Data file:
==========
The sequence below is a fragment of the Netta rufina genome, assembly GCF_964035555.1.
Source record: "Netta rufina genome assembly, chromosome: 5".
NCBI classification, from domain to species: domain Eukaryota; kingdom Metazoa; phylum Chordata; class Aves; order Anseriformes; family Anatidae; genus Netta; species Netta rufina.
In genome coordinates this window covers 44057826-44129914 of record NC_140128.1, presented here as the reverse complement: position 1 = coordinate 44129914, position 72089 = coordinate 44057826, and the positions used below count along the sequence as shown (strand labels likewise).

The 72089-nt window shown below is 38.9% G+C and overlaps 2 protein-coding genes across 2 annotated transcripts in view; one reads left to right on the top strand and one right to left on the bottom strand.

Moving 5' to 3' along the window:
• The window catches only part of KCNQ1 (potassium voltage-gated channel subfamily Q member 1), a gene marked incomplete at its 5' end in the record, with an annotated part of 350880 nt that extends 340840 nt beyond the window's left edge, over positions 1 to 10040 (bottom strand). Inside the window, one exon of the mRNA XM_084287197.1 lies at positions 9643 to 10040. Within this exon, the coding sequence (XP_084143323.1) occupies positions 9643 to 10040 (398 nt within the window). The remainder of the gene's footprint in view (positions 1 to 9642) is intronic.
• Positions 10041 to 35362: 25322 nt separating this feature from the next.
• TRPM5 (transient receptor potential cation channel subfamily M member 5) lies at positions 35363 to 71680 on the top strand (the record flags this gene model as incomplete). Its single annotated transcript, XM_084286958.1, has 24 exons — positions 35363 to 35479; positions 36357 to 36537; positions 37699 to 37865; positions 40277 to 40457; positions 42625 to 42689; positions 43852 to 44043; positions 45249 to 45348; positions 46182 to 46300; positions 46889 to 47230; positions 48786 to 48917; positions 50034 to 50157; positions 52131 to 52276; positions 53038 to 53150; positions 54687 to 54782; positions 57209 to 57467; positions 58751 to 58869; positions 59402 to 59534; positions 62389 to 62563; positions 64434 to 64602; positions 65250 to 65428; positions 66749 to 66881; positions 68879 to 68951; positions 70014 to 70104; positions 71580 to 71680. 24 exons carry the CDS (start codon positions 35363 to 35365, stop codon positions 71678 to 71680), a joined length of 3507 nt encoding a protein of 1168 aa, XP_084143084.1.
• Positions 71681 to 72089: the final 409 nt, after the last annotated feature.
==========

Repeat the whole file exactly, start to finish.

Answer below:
The sequence below is a fragment of the Netta rufina genome, assembly GCF_964035555.1.
Source record: "Netta rufina genome assembly, chromosome: 5".
NCBI classification, from domain to species: domain Eukaryota; kingdom Metazoa; phylum Chordata; class Aves; order Anseriformes; family Anatidae; genus Netta; species Netta rufina.
In genome coordinates this window covers 44057826-44129914 of record NC_140128.1, presented here as the reverse complement: position 1 = coordinate 44129914, position 72089 = coordinate 44057826, and the positions used below count along the sequence as shown (strand labels likewise).

The 72089-nt window shown below is 38.9% G+C and overlaps 2 protein-coding genes across 2 annotated transcripts in view; one reads left to right on the top strand and one right to left on the bottom strand.

Moving 5' to 3' along the window:
• The window catches only part of KCNQ1 (potassium voltage-gated channel subfamily Q member 1), a gene marked incomplete at its 5' end in the record, with an annotated part of 350880 nt that extends 340840 nt beyond the window's left edge, over positions 1 to 10040 (bottom strand). Inside the window, one exon of the mRNA XM_084287197.1 lies at positions 9643 to 10040. Within this exon, the coding sequence (XP_084143323.1) occupies positions 9643 to 10040 (398 nt within the window). The remainder of the gene's footprint in view (positions 1 to 9642) is intronic.
• Positions 10041 to 35362: 25322 nt separating this feature from the next.
• TRPM5 (transient receptor potential cation channel subfamily M member 5) lies at positions 35363 to 71680 on the top strand (the record flags this gene model as incomplete). Its single annotated transcript, XM_084286958.1, has 24 exons — positions 35363 to 35479; positions 36357 to 36537; positions 37699 to 37865; positions 40277 to 40457; positions 42625 to 42689; positions 43852 to 44043; positions 45249 to 45348; positions 46182 to 46300; positions 46889 to 47230; positions 48786 to 48917; positions 50034 to 50157; positions 52131 to 52276; positions 53038 to 53150; positions 54687 to 54782; positions 57209 to 57467; positions 58751 to 58869; positions 59402 to 59534; positions 62389 to 62563; positions 64434 to 64602; positions 65250 to 65428; positions 66749 to 66881; positions 68879 to 68951; positions 70014 to 70104; positions 71580 to 71680. 24 exons carry the CDS (start codon positions 35363 to 35365, stop codon positions 71678 to 71680), a joined length of 3507 nt encoding a protein of 1168 aa, XP_084143084.1.
• Positions 71681 to 72089: the final 409 nt, after the last annotated feature.